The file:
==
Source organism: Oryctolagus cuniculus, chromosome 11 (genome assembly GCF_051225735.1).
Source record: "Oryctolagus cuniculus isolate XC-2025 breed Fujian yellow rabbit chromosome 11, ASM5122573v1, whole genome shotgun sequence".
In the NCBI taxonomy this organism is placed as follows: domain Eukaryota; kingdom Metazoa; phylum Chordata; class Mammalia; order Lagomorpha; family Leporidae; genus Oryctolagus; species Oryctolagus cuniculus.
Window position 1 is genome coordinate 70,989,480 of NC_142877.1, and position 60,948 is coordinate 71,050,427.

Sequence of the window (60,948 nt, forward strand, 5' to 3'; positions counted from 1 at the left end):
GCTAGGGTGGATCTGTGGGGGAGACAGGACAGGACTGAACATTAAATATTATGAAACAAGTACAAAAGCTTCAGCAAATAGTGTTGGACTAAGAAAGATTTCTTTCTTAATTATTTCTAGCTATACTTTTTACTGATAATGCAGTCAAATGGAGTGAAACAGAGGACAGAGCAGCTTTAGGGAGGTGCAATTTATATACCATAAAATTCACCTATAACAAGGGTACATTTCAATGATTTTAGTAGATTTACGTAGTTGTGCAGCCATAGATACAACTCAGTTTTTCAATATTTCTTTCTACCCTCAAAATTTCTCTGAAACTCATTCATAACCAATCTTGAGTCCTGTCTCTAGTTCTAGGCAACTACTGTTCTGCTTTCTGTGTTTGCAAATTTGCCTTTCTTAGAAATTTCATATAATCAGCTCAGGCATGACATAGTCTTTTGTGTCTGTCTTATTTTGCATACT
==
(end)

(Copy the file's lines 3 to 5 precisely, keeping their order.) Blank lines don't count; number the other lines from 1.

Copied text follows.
In the NCBI taxonomy this organism is placed as follows: domain Eukaryota; kingdom Metazoa; phylum Chordata; class Mammalia; order Lagomorpha; family Leporidae; genus Oryctolagus; species Oryctolagus cuniculus.
Window position 1 is genome coordinate 70,989,480 of NC_142877.1, and position 60,948 is coordinate 71,050,427.

Sequence of the window (60,948 nt, forward strand, 5' to 3'; positions counted from 1 at the left end):